Nonetheless, Dave decided to pivot away from his first few endeavors to begin working on 2D and 3D art. And, of course, music.

Music on the Blockchain

These days, Black Dave is generally best known for his contributions to the NFT music landscape. He started off on his NFT music journey with his edition piece “Black Dave, Black Comet.” Shortly after, he took NFT music innovation into his own hands.

In July of 2021, alongside some 3D landscapes and his final few Manga Tears pieces, Black Dave minted a “Verse Token” as part of his BlackDave.io 002 collection. It was the mechanics of this single token that were truly the centerpiece of the collection. The “Black Dave Verse Token,” as it was titled, presented its collector with the ability to redeem a verse from Black Dave at any time. While projects like Arpeggi Labs had previously presented the idea of blockchain music collaborations, Dave’s drop was possibly the first collaborative rap NFT ever created.

Dave explained the basic mechanics of the drop, noting that it allowed individuals to incorporate both general themes and music. “The unlockable content for the NFT is a link to a Google Form. In the Google Form, you can type in what you want me to rap about. You can upload a beat in the Google Form that uploads to Google Drive for me to rap to, and then I send it back,” he said.

The “Black Dave Verse Token” ended up selling at auction for 0.33 ETH ($1,089), which was Dave’s biggest sale at the time. According to Dave, the winning bidder had realized the potential of the token prior to bidding and was surprised to acquire it for such a low amount.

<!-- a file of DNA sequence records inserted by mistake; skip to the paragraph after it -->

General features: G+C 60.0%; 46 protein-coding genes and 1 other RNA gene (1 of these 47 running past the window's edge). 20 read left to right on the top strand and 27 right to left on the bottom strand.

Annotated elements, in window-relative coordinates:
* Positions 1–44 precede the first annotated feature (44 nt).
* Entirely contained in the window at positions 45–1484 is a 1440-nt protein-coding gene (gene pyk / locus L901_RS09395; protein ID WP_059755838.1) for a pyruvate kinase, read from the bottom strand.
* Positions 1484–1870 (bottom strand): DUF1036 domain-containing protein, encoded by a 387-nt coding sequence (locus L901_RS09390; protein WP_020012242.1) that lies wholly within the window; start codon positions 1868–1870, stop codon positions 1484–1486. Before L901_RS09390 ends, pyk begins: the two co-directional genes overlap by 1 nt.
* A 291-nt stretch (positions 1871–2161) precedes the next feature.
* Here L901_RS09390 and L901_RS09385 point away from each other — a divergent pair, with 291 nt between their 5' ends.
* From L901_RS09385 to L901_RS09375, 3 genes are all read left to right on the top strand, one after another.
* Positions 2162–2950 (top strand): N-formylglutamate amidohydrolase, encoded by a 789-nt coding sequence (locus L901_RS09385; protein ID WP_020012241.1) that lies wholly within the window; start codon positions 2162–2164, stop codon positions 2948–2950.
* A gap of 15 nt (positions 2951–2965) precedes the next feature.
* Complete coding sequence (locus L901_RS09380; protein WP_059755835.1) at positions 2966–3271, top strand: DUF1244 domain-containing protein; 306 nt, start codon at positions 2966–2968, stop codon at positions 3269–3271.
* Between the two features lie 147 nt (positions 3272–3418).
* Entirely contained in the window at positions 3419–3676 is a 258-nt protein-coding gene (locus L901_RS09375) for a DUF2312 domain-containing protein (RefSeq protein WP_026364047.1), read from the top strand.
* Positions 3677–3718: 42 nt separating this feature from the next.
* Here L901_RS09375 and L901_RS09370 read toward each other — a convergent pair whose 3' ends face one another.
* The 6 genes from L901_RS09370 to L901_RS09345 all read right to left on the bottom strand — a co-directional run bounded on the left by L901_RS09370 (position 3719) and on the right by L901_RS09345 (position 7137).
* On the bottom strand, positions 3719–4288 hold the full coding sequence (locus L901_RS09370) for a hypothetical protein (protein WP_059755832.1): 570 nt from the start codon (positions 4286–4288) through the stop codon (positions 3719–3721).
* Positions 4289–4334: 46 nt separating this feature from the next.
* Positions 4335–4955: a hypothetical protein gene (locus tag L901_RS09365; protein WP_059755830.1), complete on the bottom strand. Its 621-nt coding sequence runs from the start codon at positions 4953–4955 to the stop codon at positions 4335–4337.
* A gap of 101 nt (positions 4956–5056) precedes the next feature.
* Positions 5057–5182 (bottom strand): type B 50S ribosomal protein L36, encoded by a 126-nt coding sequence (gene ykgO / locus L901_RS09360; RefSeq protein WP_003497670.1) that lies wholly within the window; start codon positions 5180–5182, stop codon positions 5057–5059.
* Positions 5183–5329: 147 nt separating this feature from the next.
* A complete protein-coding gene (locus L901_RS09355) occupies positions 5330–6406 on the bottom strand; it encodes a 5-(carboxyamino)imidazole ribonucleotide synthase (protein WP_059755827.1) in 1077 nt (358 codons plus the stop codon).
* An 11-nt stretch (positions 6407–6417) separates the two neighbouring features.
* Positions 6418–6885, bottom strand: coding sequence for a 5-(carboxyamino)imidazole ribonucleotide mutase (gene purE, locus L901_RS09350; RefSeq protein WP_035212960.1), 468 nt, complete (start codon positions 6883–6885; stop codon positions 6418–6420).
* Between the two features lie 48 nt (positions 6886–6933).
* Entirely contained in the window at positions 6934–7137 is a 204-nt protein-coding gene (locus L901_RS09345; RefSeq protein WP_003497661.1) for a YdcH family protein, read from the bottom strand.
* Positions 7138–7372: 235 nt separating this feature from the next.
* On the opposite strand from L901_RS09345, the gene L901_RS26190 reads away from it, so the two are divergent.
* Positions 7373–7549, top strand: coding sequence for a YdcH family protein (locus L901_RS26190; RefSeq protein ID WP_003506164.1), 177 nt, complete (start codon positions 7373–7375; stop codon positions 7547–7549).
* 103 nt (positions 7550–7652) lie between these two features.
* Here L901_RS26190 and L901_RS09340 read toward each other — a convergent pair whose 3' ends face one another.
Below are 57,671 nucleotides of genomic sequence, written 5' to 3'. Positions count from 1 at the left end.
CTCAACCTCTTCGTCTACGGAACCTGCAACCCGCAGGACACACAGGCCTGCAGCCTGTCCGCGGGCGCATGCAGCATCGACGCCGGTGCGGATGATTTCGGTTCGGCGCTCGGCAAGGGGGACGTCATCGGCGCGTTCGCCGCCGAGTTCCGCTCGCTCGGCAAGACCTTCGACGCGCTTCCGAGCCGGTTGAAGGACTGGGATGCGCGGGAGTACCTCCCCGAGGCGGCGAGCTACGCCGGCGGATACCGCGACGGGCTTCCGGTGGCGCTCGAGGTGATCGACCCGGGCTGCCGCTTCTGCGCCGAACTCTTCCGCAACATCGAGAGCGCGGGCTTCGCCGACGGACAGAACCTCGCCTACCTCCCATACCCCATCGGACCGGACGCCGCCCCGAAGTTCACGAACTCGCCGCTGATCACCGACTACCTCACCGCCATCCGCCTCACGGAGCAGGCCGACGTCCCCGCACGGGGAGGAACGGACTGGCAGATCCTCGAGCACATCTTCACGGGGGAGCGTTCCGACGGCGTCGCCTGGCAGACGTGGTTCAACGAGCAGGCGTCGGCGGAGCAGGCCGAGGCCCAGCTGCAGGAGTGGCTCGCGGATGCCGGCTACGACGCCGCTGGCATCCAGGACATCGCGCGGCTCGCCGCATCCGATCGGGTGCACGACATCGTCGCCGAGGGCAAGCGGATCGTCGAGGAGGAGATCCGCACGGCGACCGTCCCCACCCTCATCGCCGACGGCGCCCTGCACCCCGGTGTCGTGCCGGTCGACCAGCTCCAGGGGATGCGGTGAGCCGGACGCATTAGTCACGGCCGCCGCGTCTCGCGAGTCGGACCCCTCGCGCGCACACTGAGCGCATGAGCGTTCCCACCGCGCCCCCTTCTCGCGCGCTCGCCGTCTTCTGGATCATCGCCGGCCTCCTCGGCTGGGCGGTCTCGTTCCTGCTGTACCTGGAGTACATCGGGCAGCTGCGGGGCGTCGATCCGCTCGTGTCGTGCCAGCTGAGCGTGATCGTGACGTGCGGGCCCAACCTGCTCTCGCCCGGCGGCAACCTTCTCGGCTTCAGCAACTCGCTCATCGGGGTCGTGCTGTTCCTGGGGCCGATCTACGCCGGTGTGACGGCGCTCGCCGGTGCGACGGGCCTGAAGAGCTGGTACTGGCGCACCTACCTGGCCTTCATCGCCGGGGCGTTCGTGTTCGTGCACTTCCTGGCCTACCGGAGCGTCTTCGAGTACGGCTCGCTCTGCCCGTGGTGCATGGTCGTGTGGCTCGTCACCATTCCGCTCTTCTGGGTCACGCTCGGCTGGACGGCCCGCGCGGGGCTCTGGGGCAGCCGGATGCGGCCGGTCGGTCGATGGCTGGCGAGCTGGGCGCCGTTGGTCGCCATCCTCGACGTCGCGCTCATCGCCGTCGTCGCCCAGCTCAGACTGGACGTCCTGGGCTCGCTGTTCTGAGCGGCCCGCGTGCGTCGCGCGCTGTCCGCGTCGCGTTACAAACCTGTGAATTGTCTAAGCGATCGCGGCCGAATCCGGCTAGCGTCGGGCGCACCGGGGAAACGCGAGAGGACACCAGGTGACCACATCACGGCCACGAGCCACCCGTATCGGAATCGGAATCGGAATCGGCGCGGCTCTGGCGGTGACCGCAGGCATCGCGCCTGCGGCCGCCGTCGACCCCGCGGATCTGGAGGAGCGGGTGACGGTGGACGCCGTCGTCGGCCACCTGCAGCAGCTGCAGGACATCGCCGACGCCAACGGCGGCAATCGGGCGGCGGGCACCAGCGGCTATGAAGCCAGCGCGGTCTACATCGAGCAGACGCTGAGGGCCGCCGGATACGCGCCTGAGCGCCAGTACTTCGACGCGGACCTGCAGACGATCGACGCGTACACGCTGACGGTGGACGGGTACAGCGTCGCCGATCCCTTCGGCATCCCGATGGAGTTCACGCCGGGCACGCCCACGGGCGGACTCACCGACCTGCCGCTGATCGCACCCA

“The person who collected it was like, ‘I bid on it, but I wasn’t expecting to win it because I thought it was going to be the biggest thing in music NFTs,’” Dave tells nft now. “Which is the story of my life, right? Everyone’s like, ‘What a genius idea — this should have sold for way more!’ That’s like the epitome of my whole existence in web3.”

From there, Black Dave went on to mint two new songs, “Appreciate It” and “Kaioken 10,” via the BlackDave.io 002 collection before being accepted to mint his music on premiere music NFT platform, Catalog.

Black Dave: Curated

In the winter of 2022, Black Dave was tapped for a release on Catalog — setting him on a journey to his current prestige in the music NFT space. His record “Sharp” was minted on Nov. 8, 2021, ultimately raking in 3 ETH (around $10,200) at auction on Jan. 6.

“Sharp” was sold using PartyBid, a service that allows a community of collectors to come together and incrementally contribute towards collectively bidding on an auction. With PartyBid, once an auction is won, every contributing member of that party receives a token that represents fractional ownership of the NFT that was purchased.

Cover Art for Black Dave’s “Sharp” release. Credit: Black Dave